Apollo 11 Moon Dust Samples Go Up for Auction Against NASA’s Wishes

Auction house Bonhams is expecting around $1 million

The lunar dust collected by Neil Armstrong as part of the 1969 Apollo 11 mission in will be auctioned off with a number of space-related items, and is expected to fetch between $800,000 and $1.2 million at auction Bonhams

The first-ever collected sample of moon dust is headed to auction in New York on April 13, against the wishes of the National Aeronautics and Space Administration (NASA), according to Forbes Carlie Porterfield. Bonhams, the auction house conducting the sale, estimates the specimens from Neil Armstrong’s famous Apollo 11 moon walk could fetch between $800,000 to $1.2 million, according to a press release. Portions of the proceeds will go to scientific charities.

This is the first time NASA-verified moon dust will be legally sold, despite the space organization’s efforts, according to Rebecca Heilweil for Vox. NASA’s battle to keep lunar dust out of private hands goes back decades, leading to numerous court disputes against individuals who have somehow obtained samples from the organization’s 1969 Apollo program. While NASA has won many of these disputes, ownership claims over the Bonham auction dust samples broke free of the legal hurdles after the space agency lost a number of court battles.

On July 16, 1969, Armstrong and Buzz Aldrin and Michael Collins blasted off on the historic Apollo 11 mission to land humans on the moon. With Collins piloting the Command Module orbiting the moon, Armstrong and Aldrin reached the moon’s surface aboard the Lunar Module, where they were tasked by NASA to collect moon material for study back on Earth. “We were told: Save the moon rocks first. We only have one bag of rocks. We have lots of astronauts,” joked Mike Mallory, of the Apollo 11 frogman recovery team, according to historical sources cited in the lot description

Upon the crew’s return, the moon dust—stored in a contingency bag— was loaned to the Cosmosphere space museum in Hutchinson, Kansas, for safekeeping. A good plan, except for the fact that the museum’s then-director, Max Ary, was later caught illegally auctioning off the space artifacts NASA had loaned to the institution, reports Caroline Goldstein for Artnet. Upon Ary’s conviction in 2005, the U.S. Marshals Service seized numerous stolen space artifacts, including the bag of space dust.

U.S. Marshalls put that bag up for auction and geology enthusiast and lawyer Nancy Lee Carlson purchased it for $995 in a lot that also included an Apollo command module headrest and a launch key for the Soviet Soyuz T-14 spacecraft. Suspecting the moon dust was worth more than what she paid for it, Carlson sent the bag to NASA for authentication in 2015. NASA confirmed that the moon dust was real, and asserted that it was government property, refusing to send it back.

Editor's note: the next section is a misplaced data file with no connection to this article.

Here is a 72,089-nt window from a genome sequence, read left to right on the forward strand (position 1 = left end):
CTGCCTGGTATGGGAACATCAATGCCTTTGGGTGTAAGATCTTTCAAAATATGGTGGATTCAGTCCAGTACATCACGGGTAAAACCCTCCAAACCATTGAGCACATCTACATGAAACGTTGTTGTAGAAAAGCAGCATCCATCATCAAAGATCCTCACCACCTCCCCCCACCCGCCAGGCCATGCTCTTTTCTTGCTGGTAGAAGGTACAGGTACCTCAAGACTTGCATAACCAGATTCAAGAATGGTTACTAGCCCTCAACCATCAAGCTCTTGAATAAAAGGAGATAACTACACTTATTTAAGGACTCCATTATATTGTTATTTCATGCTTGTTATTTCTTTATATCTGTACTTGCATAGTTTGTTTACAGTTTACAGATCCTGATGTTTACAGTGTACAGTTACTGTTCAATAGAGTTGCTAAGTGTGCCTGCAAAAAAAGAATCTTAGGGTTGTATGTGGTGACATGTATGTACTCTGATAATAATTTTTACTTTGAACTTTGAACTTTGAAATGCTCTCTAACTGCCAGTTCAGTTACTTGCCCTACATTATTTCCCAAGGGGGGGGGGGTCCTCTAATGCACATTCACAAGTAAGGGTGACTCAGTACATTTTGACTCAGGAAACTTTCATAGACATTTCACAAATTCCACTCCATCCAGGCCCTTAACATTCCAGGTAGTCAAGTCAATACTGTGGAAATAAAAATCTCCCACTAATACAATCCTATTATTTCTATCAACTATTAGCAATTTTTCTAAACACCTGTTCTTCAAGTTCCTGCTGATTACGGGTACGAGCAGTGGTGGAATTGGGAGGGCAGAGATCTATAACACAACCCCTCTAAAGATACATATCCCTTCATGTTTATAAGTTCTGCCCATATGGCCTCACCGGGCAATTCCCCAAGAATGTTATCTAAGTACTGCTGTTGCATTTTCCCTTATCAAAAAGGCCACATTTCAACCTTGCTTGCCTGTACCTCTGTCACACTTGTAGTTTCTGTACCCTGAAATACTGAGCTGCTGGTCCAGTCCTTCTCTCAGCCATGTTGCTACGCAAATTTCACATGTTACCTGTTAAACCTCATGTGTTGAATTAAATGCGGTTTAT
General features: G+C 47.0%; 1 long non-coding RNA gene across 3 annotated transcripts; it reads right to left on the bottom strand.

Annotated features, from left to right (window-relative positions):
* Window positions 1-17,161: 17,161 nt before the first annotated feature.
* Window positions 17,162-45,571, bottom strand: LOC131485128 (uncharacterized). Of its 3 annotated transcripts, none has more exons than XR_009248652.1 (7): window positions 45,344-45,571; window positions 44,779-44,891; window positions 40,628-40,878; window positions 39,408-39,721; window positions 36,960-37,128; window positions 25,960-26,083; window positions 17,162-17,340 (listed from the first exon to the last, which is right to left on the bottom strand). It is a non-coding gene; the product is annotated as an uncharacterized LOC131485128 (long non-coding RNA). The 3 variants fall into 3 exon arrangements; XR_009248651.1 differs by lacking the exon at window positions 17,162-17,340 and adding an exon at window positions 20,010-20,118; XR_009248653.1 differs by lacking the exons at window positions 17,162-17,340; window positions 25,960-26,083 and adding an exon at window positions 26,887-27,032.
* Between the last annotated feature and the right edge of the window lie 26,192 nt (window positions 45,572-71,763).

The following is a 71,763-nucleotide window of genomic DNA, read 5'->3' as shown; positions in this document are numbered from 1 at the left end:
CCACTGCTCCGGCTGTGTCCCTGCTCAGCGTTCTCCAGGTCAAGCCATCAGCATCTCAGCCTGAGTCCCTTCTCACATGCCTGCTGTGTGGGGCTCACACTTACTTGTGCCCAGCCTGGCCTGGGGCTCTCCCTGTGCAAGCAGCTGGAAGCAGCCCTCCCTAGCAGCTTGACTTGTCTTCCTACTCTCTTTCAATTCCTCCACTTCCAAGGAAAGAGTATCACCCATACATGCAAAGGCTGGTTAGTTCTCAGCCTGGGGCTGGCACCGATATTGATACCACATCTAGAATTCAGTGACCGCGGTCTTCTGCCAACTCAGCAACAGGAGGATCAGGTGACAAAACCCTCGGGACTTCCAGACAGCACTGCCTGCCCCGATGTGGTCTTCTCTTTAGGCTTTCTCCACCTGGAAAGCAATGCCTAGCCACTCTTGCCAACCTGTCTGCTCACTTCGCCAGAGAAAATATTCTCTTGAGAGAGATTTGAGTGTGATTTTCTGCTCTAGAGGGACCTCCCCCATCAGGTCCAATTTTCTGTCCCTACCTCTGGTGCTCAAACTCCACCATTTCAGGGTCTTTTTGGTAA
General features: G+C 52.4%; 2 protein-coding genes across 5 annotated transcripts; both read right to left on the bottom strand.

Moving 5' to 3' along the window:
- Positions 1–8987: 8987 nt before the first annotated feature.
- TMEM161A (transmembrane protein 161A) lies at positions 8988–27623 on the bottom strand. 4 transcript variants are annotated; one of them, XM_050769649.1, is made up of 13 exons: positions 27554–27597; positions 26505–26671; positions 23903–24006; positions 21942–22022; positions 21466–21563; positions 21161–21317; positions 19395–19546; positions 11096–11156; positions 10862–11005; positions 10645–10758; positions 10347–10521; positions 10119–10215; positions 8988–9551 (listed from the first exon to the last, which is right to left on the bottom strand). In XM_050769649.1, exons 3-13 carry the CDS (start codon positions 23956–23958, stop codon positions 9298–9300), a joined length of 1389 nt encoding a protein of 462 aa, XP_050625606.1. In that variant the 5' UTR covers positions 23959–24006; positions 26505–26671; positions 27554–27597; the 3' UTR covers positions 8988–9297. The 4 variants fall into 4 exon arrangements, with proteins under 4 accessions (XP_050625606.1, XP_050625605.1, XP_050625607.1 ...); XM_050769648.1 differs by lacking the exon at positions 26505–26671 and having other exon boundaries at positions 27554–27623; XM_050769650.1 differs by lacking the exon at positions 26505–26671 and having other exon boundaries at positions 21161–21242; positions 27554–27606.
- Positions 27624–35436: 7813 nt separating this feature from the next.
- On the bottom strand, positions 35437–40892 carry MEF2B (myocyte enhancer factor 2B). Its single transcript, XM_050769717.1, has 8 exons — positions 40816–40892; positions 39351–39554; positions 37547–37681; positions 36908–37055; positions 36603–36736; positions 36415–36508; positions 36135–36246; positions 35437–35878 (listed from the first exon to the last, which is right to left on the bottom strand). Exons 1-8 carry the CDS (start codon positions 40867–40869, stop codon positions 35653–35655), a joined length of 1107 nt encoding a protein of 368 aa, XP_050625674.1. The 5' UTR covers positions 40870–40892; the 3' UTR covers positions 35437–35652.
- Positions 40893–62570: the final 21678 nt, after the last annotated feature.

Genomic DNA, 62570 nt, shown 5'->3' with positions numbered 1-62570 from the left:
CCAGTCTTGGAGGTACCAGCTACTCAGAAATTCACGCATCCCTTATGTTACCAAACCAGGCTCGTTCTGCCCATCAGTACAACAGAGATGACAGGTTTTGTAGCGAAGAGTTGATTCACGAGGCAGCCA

Unfortunately for NASA, the judge ruling Carlson’s resulting lawsuit against the agency determined that since Carlson had bought the bag, it was legally hers to keep. Carlson sold the bag in 2017 for $1.8 million at Sotheby’s, unaware that it was missing some of the moon dust she originally purchased, per Artnet.

When they were testing the bag, NASA had used small pieces of carbon tape to collect moon dust traces, which they transferred to a set of small aluminum disks the agency held onto even after returning the bag. Carlson re-sued NASA for damage to the bag and theft, which led NASA to eventually settle and return almost all of the moon dust. She later sold the samples in a 2017 Sotheby’s auction where it fetched $1,812,500.

Now those samples will be part of Bonhams space-themed auction later this month, which also includes an aluminum fragment from Sputnik 1, and a full-sized mock-up Explorer 1 nose cone from the Jet Propulsion Laboratory and Army Ballistic Missile Agency, per Artnet.

Adam Stackhouse, the Bonhams specialist overseeing the auction, tells Forbes the “Billionaire Space Race” with the likes of Elon Musk, Jeff Bezos and Richard Branson has “stirred up the market” for space material.

“This represents something that really captivated the world,” Stackhouse tells Vox. “These other missions? It’s not the same. It’s not as exciting to people.”

There is currently less than a pound of moon dust globally, reports Vox. In 2018, dust samples collected by the Soviet space program sold for $855,000. Meanwhile, the China’s Chang’e spacecraft collected nearly four pounds of moon dust samples from its 2020 rover lunar mission.

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